Meiosis in Action

Standard

Here is my meiosis animation that I created with Gina! Just to summarize the process of meiosis…

Meiosis is the formation of four haploid gametes from a somatic cell. Meiosis is almost like repeating mitosis twice, with a few significant changes in certain steps. Meiosis I creates two daughter cells with 2n chromosomes. What makes Meiosis I different than mitosis is that in prophase I, the homologous chromosomes cross over some genetic information with each other. This creates genetic diversity in species. The cell splits divides in two, creating two genetically different cells. During interphase, the cell has 4n chromosomes, but after the divide, each cell has 2n chromosomes. Meiosis II creates four daughter cells with n chromosomes. Each of the two daughter cells from Meiosis I splits again, making four genetically different haploid cells. The new sex cells only have half as many chromosomes as a zygote needs.

And a little reflection on the project…

Making stop motions is challenging, especially when you’re under a time crunch and don’t have much time to perfect the positions and make the animation totally fluid. It’s particularly hard for me because I’m such a perfectionist and when it comes to art and other visual-type projects and things I really want it to look presentable. But I had to compromise to finish on time and just get the point of the video across, which I think we did fairly well.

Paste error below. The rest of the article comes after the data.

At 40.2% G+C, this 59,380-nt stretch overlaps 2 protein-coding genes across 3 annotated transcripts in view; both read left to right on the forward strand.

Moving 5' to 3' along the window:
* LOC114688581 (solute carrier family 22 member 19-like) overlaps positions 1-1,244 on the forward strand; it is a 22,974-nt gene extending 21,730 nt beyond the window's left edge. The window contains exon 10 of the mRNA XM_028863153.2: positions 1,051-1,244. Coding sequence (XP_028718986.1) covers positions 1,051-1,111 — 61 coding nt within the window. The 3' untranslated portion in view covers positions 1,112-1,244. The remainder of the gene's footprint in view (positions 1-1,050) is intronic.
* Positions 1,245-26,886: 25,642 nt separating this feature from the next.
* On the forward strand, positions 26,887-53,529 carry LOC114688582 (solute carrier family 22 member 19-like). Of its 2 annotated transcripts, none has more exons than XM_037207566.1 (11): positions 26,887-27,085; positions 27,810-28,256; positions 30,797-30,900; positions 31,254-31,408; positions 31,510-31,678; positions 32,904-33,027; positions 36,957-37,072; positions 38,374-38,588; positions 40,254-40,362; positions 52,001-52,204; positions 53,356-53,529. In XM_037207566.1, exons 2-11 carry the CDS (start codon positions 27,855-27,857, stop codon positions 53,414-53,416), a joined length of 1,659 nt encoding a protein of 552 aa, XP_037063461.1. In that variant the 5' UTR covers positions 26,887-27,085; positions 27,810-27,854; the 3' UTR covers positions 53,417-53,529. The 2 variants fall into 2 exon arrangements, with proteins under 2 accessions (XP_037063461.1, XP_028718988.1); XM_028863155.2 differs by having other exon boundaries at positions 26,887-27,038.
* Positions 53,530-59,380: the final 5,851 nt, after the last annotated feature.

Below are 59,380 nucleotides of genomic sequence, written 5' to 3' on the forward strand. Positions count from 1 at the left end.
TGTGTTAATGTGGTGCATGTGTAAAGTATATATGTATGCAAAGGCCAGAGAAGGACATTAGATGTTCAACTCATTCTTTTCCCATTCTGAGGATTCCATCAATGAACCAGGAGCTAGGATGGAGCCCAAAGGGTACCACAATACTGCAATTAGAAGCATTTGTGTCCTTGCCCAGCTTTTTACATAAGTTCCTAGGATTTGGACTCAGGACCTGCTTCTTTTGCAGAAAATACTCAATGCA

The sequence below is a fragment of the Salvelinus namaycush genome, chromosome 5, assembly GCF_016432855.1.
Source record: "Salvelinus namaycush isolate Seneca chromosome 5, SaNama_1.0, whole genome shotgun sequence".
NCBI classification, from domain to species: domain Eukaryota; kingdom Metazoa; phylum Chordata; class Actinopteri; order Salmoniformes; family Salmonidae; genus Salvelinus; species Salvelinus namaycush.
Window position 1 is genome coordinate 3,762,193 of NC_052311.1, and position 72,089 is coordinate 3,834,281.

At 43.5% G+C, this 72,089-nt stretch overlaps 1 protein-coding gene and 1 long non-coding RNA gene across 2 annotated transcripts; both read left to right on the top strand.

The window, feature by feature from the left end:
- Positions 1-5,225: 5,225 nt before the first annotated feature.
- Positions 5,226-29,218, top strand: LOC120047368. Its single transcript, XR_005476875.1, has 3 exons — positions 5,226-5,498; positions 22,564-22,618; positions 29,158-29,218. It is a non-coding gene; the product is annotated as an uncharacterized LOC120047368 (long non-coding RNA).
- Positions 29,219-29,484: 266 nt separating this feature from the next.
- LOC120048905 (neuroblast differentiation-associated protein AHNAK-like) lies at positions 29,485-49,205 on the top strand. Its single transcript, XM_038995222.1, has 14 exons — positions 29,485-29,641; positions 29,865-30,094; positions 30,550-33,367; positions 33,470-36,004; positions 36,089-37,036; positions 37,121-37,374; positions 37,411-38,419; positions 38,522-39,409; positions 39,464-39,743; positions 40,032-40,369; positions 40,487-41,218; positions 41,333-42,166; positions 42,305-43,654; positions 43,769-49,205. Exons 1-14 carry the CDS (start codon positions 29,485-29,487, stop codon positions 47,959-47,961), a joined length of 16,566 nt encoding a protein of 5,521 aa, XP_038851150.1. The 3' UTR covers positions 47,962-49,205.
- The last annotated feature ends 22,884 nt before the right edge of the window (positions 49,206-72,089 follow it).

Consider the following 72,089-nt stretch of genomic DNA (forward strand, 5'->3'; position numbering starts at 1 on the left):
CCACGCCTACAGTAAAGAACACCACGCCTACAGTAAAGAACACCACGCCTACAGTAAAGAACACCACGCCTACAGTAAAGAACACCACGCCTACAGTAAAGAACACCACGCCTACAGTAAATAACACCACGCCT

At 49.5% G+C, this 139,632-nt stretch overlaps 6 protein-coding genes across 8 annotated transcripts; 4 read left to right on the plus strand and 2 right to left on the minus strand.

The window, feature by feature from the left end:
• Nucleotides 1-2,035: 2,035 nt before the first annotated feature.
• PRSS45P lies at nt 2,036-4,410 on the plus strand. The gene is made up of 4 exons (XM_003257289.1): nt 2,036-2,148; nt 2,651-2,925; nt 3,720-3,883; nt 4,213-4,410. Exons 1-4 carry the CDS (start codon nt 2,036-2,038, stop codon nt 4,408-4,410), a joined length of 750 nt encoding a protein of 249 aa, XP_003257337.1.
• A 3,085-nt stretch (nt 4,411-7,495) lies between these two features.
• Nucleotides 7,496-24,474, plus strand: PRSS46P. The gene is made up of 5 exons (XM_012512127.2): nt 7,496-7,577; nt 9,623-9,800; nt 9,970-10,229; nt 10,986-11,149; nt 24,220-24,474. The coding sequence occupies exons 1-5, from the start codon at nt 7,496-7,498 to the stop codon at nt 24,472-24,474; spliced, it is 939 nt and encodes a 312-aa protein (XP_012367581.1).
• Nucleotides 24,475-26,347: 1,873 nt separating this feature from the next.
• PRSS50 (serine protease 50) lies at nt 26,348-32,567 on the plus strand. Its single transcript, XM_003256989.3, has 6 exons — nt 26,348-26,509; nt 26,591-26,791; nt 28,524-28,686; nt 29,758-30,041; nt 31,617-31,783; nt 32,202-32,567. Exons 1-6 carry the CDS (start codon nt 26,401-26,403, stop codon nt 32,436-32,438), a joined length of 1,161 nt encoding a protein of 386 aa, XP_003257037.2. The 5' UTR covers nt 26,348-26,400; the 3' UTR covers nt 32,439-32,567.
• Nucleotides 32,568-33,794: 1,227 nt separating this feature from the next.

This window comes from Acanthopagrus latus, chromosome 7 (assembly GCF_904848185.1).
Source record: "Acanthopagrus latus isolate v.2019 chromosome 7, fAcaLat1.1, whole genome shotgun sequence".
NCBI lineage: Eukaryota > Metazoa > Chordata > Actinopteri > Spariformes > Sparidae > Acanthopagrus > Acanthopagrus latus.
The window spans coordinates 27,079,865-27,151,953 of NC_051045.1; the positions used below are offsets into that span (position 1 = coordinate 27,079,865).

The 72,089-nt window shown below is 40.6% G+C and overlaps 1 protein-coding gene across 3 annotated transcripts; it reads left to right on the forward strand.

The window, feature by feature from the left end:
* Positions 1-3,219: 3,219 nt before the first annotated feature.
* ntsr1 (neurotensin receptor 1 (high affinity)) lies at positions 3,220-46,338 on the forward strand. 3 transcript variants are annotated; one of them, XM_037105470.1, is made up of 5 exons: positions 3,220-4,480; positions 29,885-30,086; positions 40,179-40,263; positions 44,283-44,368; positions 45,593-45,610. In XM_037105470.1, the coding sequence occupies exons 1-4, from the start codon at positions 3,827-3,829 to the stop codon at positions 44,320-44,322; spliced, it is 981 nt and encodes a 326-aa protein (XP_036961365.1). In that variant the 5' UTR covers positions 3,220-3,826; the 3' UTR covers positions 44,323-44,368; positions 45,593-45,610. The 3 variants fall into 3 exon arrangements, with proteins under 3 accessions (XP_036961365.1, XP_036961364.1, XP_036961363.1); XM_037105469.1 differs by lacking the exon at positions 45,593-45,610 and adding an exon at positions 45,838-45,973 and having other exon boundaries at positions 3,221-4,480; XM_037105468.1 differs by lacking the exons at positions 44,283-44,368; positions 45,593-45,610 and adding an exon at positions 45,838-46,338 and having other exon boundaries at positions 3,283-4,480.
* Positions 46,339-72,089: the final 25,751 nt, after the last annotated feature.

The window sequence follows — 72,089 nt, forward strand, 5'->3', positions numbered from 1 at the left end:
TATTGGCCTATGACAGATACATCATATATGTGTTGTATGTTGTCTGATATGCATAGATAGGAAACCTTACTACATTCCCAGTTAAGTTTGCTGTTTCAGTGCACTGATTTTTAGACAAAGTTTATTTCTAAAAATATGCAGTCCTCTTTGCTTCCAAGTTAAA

Advertisements

One thought on “Meiosis in Action

  1. Edith Leung

    Another stop motion? Very cool. I can see you guys are very creative and techy in this class.

    Now I fully understand meiosis… I read the meiosis lab before this and I think I should have watched this first. Anyway, thanks to this cool animation I know how cell division works!

    One thing I would have done was take more pictures and move the pieces less far each time to make the movement more smooth.

    Like

Leave a Reply

Fill in your details below or click an icon to log in:

WordPress.com Logo

You are commenting using your WordPress.com account. Log Out / Change )

Twitter picture

You are commenting using your Twitter account. Log Out / Change )

Facebook photo

You are commenting using your Facebook account. Log Out / Change )

Google+ photo

You are commenting using your Google+ account. Log Out / Change )

Connecting to %s